Terrence Howard: Slave Descendants Paying Taxes Is "Immoral"

Popped Off? Court Reacts To Terrence Howard Saying It’s “Immoral” To Tax Descendants Of Slaves

Whew! Terrence Howard has to hand over nearly $1 million to the federal government after a failed attempt to connect the past to the present when it comes to paying his taxes!

RELATED: Collect Those Coins! Everything You Need To Know About Tax Refunds In 2024

How Much Does Terrence Howard Owe The IRS?

According to The Philadelphia Inquirer, last week, a federal judge in Philly ordered the ‘Empire’ actor to pay $903,115 for “back taxes, interest, and penalties.” This was a default judgment given that Terrence had reportedly swerved the IRS for about 14 months.

Originally, the government was asking Terrence Howard to cough up $578,000  for failing to pay taxes between 2010 and 2019. To collect their coins, the Department of Justice reportedly sued Terrence in 2022. But, the ‘Hustle & Flow’ star never formally responded in court.

Instead, last November, he gave the lead tax attorney in the lawsuit a phone call she won’t forget. A transcript of what he said on a voicemail is reportedly among the court filings.

What He Told Lawyer Leading In His Tax Evasion Case

Terrence Howard, of course, denied owing anything and allegedly threatened to blast the attorney on social media over the lawsuit. But, he never brought the issue to the innanet streets.

However, he did tell the attorney that Black Americans shouldn’t be paying taxes anyway, and here’s why.

“Four hundred years of forced labor and never receiving any compensation for it,” Terrence Howard said in the message. “Now you have the gall to try and prosecute and charge taxes to the descendants of a broken people that you are responsible for causing the breakage.”

After the voicemail cut off mid-sentence, Howard called back and continued going in! He threatened to fight this uphill battle in court but never formally responded to the lawsuit.

“In truth, the entire United States should, by default, become the property of the descendants of slaves,” Howard said. “But since you do not have the ability [or] the courage to do it, let’s try this in court. … We’re gonna bring you down.”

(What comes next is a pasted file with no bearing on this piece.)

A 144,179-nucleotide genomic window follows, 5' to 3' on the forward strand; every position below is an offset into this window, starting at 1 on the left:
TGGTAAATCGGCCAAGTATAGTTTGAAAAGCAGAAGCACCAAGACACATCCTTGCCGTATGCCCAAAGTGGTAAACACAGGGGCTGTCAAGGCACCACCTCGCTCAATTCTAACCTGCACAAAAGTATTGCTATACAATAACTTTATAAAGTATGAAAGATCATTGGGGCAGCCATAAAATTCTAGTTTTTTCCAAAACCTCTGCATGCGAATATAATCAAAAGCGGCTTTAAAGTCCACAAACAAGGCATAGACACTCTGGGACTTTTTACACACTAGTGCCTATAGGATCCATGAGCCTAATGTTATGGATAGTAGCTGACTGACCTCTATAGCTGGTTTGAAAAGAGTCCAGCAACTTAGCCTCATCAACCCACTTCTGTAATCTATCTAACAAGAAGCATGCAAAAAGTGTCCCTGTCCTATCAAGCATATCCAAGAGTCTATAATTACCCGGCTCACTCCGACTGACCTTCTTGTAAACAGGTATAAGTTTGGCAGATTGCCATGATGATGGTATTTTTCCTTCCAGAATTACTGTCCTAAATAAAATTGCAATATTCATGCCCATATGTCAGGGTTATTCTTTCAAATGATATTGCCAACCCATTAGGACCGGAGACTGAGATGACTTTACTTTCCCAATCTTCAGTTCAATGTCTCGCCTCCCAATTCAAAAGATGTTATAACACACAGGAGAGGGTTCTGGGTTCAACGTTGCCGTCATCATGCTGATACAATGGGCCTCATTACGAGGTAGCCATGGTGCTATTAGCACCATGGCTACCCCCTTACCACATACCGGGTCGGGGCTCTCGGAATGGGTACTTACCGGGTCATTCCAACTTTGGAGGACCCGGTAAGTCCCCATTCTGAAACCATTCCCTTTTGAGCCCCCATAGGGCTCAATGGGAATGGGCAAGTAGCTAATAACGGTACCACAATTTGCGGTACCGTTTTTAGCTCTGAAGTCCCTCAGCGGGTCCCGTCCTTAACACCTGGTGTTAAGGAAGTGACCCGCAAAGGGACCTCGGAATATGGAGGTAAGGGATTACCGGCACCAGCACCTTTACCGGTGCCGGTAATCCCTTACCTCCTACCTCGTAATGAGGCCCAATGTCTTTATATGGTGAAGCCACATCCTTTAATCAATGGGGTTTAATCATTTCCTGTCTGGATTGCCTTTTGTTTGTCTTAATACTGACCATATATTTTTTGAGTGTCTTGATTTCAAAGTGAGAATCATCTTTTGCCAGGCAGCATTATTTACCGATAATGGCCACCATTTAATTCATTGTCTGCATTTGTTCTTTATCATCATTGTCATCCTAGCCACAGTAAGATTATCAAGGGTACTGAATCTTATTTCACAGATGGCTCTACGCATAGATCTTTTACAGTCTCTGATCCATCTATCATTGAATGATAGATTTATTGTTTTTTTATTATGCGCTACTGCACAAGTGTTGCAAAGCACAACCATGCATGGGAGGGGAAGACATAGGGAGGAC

All in all, the actor’s main message was that it’s “immoral for the United States government to charge taxes to the descendants of slaves,” per the transcript.

The IRS Did The MOST To Track The Actor Down

One thing about the IRS though, it was persistent in trying to track Terrence down in the last year or so.

Early last year, they pulled up to his Plymouth Meeting, Pennsylvania home to serve him with the lawsuit. But the gated home appeared to be unoccupied and its intercom system was disabled. By the summertime, U.S. Marshals even tracked him to a hotel in Jackson, Mississippi under the impression he was staying there while filming a movie. But the hotel denied he had been staying there.

Process servers tried to find him at addresses in Chicago,  Lafayette Hill in  Pennsylvania, and La Habra in California and had no luck. Finally, last fall, they tracked him down at a scheduled appearance at the Twin Cities Film Festival in Minnesota and served him with the lawsuit.

He left the voicemail for the tax evasion case lawyer a month later. But three months later, he still hadn’t responded in court, leading U.S. District Judge John F. Murphy to grant the government’s request for the default judgment of $903,115.

Terrence Howard hasn’t yet publicly reacted to the judgment.

Roommates, did Terrence Howard cook or nah?

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